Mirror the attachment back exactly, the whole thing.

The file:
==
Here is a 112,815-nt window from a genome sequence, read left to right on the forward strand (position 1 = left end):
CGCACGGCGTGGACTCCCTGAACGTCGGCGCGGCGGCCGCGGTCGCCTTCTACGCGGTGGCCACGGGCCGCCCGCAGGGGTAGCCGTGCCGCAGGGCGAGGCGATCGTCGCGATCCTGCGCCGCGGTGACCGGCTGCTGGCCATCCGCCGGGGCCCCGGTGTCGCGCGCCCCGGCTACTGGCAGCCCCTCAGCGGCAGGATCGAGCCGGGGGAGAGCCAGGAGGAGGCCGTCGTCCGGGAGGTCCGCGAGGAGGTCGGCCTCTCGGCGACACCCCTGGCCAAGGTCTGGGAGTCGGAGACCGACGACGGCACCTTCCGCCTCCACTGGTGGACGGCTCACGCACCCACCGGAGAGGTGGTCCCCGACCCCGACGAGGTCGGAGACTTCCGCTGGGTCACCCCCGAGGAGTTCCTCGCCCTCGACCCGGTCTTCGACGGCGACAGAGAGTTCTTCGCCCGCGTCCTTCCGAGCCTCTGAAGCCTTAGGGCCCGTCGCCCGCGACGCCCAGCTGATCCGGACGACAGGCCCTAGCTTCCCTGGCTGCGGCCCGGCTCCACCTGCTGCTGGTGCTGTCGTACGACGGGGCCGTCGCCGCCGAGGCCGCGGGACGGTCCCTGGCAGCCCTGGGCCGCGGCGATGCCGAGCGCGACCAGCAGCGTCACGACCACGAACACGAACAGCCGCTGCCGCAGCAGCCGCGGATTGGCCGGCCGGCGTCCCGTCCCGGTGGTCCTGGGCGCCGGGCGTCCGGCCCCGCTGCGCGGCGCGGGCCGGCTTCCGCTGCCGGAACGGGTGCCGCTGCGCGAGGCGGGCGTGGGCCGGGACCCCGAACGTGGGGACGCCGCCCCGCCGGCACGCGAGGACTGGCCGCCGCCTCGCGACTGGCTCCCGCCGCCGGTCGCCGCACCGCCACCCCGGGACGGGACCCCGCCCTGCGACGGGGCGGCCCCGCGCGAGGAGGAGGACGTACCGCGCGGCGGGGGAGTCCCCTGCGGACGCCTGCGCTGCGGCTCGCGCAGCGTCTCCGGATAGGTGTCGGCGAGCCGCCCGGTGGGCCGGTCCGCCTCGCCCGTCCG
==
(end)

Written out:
Here is a 112,815-nt window from a genome sequence, read left to right on the forward strand (position 1 = left end):
CGCACGGCGTGGACTCCCTGAACGTCGGCGCGGCGGCCGCGGTCGCCTTCTACGCGGTGGCCACGGGCCGCCCGCAGGGGTAGCCGTGCCGCAGGGCGAGGCGATCGTCGCGATCCTGCGCCGCGGTGACCGGCTGCTGGCCATCCGCCGGGGCCCCGGTGTCGCGCGCCCCGGCTACTGGCAGCCCCTCAGCGGCAGGATCGAGCCGGGGGAGAGCCAGGAGGAGGCCGTCGTCCGGGAGGTCCGCGAGGAGGTCGGCCTCTCGGCGACACCCCTGGCCAAGGTCTGGGAGTCGGAGACCGACGACGGCACCTTCCGCCTCCACTGGTGGACGGCTCACGCACCCACCGGAGAGGTGGTCCCCGACCCCGACGAGGTCGGAGACTTCCGCTGGGTCACCCCCGAGGAGTTCCTCGCCCTCGACCCGGTCTTCGACGGCGACAGAGAGTTCTTCGCCCGCGTCCTTCCGAGCCTCTGAAGCCTTAGGGCCCGTCGCCCGCGACGCCCAGCTGATCCGGACGACAGGCCCTAGCTTCCCTGGCTGCGGCCCGGCTCCACCTGCTGCTGGTGCTGTCGTACGACGGGGCCGTCGCCGCCGAGGCCGCGGGACGGTCCCTGGCAGCCCTGGGCCGCGGCGATGCCGAGCGCGACCAGCAGCGTCACGACCACGAACACGAACAGCCGCTGCCGCAGCAGCCGCGGATTGGCCGGCCGGCGTCCCGTCCCGGTGGTCCTGGGCGCCGGGCGTCCGGCCCCGCTGCGCGGCGCGGGCCGGCTTCCGCTGCCGGAACGGGTGCCGCTGCGCGAGGCGGGCGTGGGCCGGGACCCCGAACGTGGGGACGCCGCCCCGCCGGCACGCGAGGACTGGCCGCCGCCTCGCGACTGGCTCCCGCCGCCGGTCGCCGCACCGCCACCCCGGGACGGGACCCCGCCCTGCGACGGGGCGGCCCCGCGCGAGGAGGAGGACGTACCGCGCGGCGGGGGAGTCCCCTGCGGACGCCTGCGCTGCGGCTCGCGCAGCGTCTCCGGATAGGTGTCGGCGAGCCGCCCGGTGGGCCGGTCCGCCTCGCCCGTCCG